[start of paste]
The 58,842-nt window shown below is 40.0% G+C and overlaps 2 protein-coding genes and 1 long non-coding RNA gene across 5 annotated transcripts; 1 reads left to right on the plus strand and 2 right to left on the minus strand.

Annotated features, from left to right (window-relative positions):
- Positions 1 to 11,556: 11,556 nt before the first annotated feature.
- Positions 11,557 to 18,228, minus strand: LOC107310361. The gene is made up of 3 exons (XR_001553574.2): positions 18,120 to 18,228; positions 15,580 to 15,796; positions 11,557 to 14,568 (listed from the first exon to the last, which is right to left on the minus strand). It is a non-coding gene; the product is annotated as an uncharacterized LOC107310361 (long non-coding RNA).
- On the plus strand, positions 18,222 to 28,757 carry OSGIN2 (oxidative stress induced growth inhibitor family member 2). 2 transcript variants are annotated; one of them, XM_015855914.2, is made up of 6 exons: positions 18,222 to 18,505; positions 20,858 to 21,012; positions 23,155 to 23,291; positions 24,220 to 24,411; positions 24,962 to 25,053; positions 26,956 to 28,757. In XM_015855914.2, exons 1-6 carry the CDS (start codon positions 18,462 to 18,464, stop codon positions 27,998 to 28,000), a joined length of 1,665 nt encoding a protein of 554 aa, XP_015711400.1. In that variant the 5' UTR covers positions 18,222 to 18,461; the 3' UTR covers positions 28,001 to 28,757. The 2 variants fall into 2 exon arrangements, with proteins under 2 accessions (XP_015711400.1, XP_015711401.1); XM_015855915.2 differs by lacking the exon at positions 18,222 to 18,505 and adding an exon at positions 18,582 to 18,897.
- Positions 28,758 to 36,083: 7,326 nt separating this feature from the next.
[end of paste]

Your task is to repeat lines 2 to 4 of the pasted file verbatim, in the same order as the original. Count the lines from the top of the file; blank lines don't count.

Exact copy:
Annotated features, from left to right (window-relative positions):
- Positions 1 to 11,556: 11,556 nt before the first annotated feature.
- Positions 11,557 to 18,228, minus strand: LOC107310361. The gene is made up of 3 exons (XR_001553574.2): positions 18,120 to 18,228; positions 15,580 to 15,796; positions 11,557 to 14,568 (listed from the first exon to the last, which is right to left on the minus strand). It is a non-coding gene; the product is annotated as an uncharacterized LOC107310361 (long non-coding RNA).